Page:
When the apples have been washed they are then pulped in this grinder. It’s old, weather-beaten and absolutely beautiful. And the local factory repairs it without charge whenever there is a problem, since they delivered it with a lifetime service warranty. (And “lifetime” in this case means perpetual…) The image below is a few years old since I forgot to take a decent photo of this part of the process, so the young girl in the picture is now the mother of two, and the man in his prime is now the grandfather of three.
The pulp is then layered in the press, covered in cheesecloth, and then the juice is pressed into buckets that are emptied into old milk cans (10-litre buckets, 40-litre cans). The two young bucks working the press below are my cousins Martin and Mikkel, but really anybody can work the press; it might seem like hard work – and it is – but it is not so hard that my mother-in-law couldn’t take her turn at it.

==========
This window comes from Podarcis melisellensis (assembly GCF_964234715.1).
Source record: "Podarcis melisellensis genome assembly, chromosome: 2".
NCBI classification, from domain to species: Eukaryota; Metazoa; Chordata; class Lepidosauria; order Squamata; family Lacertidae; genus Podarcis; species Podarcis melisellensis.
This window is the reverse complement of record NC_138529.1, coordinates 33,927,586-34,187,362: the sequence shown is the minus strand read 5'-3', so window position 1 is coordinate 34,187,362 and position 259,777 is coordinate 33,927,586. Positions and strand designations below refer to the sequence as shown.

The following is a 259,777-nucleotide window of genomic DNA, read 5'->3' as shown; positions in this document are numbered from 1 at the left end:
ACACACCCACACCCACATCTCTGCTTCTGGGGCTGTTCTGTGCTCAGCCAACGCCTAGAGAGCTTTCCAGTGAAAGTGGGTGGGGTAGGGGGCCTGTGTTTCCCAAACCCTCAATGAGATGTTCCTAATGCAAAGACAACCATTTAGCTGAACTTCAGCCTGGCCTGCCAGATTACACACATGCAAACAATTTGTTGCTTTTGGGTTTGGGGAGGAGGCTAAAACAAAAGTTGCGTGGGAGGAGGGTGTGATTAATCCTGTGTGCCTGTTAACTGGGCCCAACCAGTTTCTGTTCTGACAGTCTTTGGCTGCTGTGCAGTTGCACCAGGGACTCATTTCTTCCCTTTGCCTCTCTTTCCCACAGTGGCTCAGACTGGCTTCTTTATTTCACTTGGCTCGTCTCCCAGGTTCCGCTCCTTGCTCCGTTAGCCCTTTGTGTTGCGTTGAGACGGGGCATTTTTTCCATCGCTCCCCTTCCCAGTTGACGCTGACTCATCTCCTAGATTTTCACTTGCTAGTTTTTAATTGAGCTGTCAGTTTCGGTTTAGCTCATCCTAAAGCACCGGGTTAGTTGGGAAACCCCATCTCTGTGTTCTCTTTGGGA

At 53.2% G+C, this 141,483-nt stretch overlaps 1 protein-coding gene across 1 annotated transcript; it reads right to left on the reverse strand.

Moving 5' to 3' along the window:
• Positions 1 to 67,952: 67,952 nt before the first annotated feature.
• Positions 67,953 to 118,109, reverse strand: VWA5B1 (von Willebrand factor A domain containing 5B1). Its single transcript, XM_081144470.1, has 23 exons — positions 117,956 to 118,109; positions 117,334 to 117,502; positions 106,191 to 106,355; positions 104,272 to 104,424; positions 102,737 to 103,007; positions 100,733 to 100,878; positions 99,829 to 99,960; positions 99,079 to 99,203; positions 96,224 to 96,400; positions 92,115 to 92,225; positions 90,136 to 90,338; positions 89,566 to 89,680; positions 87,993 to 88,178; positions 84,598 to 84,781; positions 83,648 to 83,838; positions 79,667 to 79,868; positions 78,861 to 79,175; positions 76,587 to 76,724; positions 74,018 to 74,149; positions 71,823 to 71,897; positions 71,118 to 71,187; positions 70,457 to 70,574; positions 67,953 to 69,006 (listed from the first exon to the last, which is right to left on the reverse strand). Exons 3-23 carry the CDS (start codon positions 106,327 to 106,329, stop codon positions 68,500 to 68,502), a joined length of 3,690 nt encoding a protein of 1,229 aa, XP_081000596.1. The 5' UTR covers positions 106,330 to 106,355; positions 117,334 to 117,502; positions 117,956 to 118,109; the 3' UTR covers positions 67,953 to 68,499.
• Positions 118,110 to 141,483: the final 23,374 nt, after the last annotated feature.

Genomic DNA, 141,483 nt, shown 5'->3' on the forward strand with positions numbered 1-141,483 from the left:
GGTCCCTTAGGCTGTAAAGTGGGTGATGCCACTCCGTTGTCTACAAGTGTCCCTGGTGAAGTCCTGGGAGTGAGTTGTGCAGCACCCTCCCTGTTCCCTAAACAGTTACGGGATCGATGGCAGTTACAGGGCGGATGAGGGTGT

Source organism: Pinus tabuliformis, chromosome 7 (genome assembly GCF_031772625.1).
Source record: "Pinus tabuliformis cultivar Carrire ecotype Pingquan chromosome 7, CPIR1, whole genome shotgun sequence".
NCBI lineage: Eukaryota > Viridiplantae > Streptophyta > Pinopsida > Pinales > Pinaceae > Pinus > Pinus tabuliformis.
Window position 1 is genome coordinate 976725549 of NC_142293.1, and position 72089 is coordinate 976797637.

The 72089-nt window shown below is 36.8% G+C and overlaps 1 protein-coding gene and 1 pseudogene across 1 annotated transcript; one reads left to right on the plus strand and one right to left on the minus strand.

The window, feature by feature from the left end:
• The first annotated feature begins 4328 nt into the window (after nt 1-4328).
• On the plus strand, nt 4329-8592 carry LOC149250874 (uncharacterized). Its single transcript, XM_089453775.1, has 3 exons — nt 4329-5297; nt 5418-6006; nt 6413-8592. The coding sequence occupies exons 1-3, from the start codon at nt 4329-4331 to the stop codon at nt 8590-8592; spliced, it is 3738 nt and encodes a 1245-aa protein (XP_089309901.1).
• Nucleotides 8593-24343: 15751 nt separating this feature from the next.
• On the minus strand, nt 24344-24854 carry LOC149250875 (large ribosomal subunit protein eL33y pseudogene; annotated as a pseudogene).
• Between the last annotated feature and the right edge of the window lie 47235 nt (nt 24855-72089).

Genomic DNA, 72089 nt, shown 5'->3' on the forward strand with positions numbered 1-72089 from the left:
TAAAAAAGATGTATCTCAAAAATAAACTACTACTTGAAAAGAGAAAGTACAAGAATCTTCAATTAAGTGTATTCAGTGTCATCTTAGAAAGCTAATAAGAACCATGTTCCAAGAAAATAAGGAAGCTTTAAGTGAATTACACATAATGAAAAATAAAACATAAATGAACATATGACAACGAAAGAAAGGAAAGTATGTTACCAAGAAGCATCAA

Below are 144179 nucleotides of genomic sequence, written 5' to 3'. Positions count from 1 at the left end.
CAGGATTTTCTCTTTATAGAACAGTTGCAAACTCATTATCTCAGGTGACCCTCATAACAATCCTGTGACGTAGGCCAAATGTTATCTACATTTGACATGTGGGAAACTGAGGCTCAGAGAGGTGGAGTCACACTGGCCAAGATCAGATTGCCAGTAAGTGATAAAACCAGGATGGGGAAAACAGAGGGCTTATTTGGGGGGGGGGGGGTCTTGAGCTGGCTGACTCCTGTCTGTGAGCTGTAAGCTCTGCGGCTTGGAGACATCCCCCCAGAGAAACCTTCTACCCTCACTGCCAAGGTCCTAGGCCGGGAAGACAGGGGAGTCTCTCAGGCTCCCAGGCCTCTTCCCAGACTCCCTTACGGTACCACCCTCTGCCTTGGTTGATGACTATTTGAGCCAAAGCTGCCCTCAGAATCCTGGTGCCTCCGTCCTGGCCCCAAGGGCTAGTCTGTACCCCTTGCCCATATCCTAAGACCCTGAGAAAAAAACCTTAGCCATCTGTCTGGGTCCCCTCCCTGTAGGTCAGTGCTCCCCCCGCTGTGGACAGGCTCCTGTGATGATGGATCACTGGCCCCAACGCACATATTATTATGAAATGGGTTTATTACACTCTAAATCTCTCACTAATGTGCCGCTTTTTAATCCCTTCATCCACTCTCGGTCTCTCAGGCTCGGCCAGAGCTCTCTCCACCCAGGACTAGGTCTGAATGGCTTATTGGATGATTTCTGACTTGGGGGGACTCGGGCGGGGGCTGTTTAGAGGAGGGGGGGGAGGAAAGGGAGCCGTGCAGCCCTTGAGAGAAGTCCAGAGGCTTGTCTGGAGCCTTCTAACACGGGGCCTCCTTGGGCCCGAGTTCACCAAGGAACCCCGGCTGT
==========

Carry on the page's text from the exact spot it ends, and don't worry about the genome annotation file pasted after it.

Some impurities will make it through the cheesecloth and the sieve that you see on one of the milk cans above, so the milk cans are emptied into a huge tub that can hold up to 1000 litres. Normally, though, we never fill it to capacity; we simply haven’t the time! We start working on Thursday morning around 9AM, and during the course of that day we produce some 6-800 litres. Then on Friday we bottle it and pasteurise it, while simultaneously producing another batch of juice.